• Women on Medicaid use primary and preventive health services, such as pap smears and mammograms, at rates comparable to women with private insurance and at higher rates than uninsured women (Figure 9).
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Figure 9: Low-Income Women with Medicaid Use Preventive Care at Similar Rates to those with Private Coverage

  • Women on Medicaid are less likely than uninsured women to experience cost barriers. Compared to low-income women with private insurance, women on Medicaid were less likely to report that they delayed or went without care due to cost, likely attributable to the fact that Medicaid does not charge deductibles, rarely charges premiums and has only nominal cost-sharing. Affordability, however, is still a problem for some women in the program because they are typically low-income and have to pay out of pocket costs in states that impose caps on the number of covered visits or prescriptions or charge copayments for prescription drugs (for non-pregnant adults). One in 10 low-income women on Medicaid report that they had not filled a prescription (10%) in the past year because of the cost (Figure 10).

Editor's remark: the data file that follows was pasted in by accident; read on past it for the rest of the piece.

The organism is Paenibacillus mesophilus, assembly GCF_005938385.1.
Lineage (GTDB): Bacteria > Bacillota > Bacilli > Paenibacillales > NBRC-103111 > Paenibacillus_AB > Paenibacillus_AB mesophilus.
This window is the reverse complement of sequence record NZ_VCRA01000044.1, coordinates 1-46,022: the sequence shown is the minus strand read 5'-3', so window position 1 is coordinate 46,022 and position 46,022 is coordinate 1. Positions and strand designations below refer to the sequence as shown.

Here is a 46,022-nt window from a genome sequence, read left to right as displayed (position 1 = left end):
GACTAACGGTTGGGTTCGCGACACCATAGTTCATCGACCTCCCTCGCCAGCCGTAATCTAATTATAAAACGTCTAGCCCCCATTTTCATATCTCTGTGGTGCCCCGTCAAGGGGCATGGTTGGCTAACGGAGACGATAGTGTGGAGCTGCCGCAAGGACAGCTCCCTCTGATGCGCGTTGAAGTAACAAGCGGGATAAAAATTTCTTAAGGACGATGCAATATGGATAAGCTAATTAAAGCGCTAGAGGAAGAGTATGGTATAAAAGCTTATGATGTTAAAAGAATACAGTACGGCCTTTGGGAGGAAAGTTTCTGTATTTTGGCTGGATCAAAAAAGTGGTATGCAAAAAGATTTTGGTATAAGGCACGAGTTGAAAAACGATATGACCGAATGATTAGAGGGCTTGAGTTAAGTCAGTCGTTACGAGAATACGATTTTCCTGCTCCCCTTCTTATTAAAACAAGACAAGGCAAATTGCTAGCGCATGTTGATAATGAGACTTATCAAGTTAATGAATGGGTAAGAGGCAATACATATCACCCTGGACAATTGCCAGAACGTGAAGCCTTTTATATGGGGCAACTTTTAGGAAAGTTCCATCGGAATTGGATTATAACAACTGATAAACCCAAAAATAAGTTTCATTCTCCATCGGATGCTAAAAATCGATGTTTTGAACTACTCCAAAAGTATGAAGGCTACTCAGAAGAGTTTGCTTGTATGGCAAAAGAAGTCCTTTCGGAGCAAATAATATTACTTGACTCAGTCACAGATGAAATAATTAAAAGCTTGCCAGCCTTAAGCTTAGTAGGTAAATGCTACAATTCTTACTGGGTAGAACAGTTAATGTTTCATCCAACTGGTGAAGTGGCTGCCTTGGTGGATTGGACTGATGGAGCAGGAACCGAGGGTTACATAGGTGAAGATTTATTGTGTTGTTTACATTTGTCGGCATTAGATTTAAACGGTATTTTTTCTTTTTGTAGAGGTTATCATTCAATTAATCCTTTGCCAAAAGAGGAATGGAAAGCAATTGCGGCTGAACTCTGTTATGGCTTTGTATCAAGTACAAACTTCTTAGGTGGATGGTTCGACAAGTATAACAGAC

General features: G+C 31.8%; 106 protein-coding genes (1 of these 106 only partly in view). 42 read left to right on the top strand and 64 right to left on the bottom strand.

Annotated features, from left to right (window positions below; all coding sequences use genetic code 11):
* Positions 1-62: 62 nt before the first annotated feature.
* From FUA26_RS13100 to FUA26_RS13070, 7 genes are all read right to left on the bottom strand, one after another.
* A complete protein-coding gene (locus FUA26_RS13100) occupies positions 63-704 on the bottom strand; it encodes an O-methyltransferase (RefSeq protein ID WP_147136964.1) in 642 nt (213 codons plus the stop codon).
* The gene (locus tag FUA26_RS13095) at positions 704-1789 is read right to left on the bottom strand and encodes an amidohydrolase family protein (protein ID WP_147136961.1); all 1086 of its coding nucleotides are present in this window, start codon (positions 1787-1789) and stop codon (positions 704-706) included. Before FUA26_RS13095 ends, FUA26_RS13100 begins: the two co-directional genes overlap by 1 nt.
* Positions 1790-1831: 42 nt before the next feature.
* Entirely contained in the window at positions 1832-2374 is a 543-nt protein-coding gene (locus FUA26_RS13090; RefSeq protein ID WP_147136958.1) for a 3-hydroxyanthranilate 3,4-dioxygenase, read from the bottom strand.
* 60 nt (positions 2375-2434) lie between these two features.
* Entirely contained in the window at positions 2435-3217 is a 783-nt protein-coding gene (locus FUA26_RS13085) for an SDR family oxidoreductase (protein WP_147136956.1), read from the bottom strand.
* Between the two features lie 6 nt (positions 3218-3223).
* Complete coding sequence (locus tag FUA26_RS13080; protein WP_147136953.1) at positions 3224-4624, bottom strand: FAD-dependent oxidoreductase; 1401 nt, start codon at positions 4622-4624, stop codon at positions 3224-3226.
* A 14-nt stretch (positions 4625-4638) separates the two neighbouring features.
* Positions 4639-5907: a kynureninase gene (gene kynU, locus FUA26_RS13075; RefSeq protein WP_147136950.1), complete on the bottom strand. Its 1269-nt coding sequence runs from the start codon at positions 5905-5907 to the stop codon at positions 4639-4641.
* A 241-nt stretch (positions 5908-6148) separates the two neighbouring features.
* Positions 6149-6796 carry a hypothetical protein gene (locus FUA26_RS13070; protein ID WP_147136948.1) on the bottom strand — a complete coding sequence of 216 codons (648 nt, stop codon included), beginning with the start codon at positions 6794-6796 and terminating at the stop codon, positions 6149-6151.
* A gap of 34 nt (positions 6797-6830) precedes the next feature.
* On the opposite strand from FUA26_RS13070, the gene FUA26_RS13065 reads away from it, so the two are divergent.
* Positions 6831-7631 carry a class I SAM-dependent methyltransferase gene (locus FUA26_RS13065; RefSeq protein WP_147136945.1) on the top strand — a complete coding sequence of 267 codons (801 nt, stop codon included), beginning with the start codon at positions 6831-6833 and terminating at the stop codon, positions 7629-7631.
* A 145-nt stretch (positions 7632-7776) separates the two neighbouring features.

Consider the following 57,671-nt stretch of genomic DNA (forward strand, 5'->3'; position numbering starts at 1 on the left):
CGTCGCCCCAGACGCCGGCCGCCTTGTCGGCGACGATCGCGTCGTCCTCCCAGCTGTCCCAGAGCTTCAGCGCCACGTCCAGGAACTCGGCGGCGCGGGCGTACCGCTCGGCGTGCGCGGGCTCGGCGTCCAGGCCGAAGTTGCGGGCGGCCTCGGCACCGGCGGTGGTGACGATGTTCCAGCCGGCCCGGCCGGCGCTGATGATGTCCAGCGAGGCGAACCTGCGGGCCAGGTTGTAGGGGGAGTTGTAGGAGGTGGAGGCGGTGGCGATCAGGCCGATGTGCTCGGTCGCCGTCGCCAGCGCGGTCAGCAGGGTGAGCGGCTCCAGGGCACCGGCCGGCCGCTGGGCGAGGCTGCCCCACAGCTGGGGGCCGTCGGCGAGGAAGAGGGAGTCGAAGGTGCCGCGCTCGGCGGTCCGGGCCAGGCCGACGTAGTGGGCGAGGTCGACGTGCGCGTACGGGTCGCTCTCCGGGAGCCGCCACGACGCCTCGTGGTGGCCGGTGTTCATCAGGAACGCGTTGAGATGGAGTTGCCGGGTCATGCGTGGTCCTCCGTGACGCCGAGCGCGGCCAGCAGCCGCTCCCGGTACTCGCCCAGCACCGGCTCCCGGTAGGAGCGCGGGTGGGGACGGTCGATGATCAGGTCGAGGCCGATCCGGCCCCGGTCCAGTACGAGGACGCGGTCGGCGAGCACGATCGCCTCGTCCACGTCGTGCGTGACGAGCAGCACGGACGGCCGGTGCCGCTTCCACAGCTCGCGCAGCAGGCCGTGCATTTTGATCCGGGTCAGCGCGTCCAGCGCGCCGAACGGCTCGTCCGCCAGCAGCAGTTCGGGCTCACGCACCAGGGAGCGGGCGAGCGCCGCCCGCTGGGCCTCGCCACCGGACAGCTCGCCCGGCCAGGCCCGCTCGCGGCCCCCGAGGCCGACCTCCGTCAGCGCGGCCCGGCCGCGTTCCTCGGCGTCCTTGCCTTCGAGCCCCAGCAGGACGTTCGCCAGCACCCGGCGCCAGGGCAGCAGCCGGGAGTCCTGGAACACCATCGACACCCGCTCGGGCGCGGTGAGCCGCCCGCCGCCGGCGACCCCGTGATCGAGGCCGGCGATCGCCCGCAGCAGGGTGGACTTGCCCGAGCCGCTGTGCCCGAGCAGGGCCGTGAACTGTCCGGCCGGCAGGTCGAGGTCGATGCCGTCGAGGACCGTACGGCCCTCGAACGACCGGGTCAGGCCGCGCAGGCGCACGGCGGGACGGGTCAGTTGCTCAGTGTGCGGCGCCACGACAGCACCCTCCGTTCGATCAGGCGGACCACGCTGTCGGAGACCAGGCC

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Figure 10: Compared to Uninsured, Lower Shares of Women with Medicaid and Private Coverage Report Delaying or Not Getting Care Because of Cost

  1. 138% of FPL in 2021 is $17,774 for an individual and $30,305 for a family of three.

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  2. KFF analysis of calendar year 2019 TMSIS.

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  3. FY 2022 FMAPs reflect higher federal matching funding made available through the Families First Coronavirus Response Act (amended by the Coronavirus Aid, Relief, and Economic Security Act). The additional funds are available to states from January 1, 2020 until the end of the public health emergency period for the COVID-19 pandemic. This act provided a 6.2 percentage-point increase to all FMAP rates for all states (including DC). For more information on the FMAP increase during the COVID-19 pandemic, see Key Questions About the New Increase in Federal Medicaid Matching Funds for COVID-19.

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  4. KFF analysis of National Survey on Drug Use and Health, 2019.

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  5. KFF analysis of calendar year 2019 TMSIS.

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  6. Ibid.